From the Desk of Pastor Olsen
What I find remarkable about the gospel story is this: the few people who seem to "get it" are the last you would expect. Faith is found in the heart of a Roman commander; a pagan mother; a Samaritan leper; a woman reputed to be a "sinner." By contrast, the disciples remain pretty much clueless throughout the whole of Jesus' ministry. They become fearful whenever a situation spins out of their control. They fail repeatedly to understand Jesus' parables, grasp the meaning of God's Kingdom and recognize the struggle that lies ahead in Jerusalem. In the end, the disciples all fail Jesus spectacularly, betraying him, denying him and deserting him. The truth about Jesus was clear only to a few folks well outside the church (such that it was) while the insiders remained blind to the very end.
This has always troubled me, as well it should. As a clergy person, I am about as far inside the church as a body can get. I am acutely susceptible to ecclesiastical blindness and unbelief. So I try to compensate by looking for faith outside the church at every opportunity. Literature is one of the places I look for faith. I found it once in Eli Wiesel's book, Night, in which he recounts his experience as a Holocaust survivor. Wiesel relates a story about the gruesome hanging of a young boy by the SS in the camp where he was interred. An old man witnessing the scene kept muttering, "Where is God?" Wiesel tells of how a voice deep within answered, "God is there, in the noose." This profound recognition of God present as a suffering victim from the lips of one who is not and does not purport to be a disciple of Jesus rings truer to the gospel than any theology of atonement I have ever studied.
Robert Frost wrote a wonderful poem called "The Death of the Hired Hand." It is the dialogue between a farmer and his wife about a seasonal worker named Silas that they had hired over the years to work on their farm. Silas has grown old. He can no longer work as he used to. He frequently cannot finish a day's work in the field and sometimes has to quit working before the end of the season. Silas has come back to the farm once again old, tired and so sick he can hardly stand asking if there might be some work he could do. The farmer's wife takes him in and puts him to bed. When her husband comes home she tells him,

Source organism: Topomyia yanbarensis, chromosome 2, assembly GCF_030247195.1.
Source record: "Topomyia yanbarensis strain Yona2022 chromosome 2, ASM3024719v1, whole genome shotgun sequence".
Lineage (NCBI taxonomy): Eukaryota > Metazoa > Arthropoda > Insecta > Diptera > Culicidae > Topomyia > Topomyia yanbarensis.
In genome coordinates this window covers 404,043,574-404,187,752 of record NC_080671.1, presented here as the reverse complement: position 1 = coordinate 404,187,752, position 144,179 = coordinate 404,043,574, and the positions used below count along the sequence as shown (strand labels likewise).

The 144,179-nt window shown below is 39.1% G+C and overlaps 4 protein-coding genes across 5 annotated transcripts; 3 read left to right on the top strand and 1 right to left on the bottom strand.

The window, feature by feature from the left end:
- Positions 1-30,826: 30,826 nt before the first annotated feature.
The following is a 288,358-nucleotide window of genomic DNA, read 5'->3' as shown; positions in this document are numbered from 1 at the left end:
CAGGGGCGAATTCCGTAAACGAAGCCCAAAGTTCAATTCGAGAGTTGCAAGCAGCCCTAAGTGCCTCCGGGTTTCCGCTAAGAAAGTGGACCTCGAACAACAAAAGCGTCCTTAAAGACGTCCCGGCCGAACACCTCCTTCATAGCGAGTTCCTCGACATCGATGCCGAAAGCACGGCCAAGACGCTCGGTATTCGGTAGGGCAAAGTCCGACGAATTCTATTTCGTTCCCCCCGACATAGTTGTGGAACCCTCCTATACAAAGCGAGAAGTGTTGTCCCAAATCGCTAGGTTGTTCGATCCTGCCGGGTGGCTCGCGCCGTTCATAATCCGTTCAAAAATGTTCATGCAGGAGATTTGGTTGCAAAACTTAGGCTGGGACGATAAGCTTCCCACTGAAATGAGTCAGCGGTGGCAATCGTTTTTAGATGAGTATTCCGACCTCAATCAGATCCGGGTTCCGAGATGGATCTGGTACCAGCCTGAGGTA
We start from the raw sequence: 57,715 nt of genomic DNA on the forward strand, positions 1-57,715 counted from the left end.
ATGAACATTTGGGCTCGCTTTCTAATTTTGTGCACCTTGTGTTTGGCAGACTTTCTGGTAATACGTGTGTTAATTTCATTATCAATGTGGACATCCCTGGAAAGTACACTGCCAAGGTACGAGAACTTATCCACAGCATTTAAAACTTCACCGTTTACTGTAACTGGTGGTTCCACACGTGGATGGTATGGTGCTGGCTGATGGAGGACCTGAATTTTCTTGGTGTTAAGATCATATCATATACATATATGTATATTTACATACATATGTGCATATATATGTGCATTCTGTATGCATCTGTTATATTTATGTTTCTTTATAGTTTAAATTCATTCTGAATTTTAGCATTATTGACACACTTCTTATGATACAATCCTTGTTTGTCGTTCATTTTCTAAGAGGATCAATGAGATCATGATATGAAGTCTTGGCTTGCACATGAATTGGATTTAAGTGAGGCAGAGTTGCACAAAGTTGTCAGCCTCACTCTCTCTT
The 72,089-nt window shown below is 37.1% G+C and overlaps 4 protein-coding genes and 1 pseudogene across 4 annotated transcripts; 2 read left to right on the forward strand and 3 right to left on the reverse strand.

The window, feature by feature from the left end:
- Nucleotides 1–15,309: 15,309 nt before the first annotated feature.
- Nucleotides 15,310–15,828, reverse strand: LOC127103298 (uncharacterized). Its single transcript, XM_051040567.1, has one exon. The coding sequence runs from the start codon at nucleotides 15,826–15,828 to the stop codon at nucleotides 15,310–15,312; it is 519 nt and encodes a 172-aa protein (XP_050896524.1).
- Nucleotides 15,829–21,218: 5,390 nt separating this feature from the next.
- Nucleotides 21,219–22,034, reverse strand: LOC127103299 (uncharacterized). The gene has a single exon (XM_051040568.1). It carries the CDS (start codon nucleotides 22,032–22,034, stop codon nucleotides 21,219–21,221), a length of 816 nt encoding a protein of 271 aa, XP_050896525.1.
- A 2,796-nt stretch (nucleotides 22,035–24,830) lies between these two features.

'Warren,' she said, 'he has come home to die:
You needn't be afraid he'll leave you this time.'
'Home,' he mocked gently.
'Yes, what else but home?
It all depends on what you mean by home.
Of course he's nothing to us, any more
then was the hound that came a stranger to us
Out of the woods, worn out upon the trail.'
'Home is the place where, when you have to go there,
They have to take you in.'
It strikes me that Frost's definition of "home" is a pretty good one for the church. At least that is what we ought to be. Not a bastion of morality, not a community of the well behaved, but the one place on earth anyone can come to be loved, accepted and cared for. Sadly, I find too many people who see us as anything but that and probably the last place they would go to find love and acceptance. Again, it sometimes takes somebody outside our number to remind us who we are and how we ought to conduct ourselves.
That is the whole point of Holy Week, it seems to me. For one week we are challenged to focus our attention fully on Jesus so that he can remind us who we are. More important than that, however, is the Easter reminder of who Jesus is: the one who seeks us out after we have failed miserably, coaxes us out of our hiding places and reveals to us that he has gone out into the world before us awakening faith in places we could never have imagined. Such is the glow of Easter that nothing can obscure it-not even the church!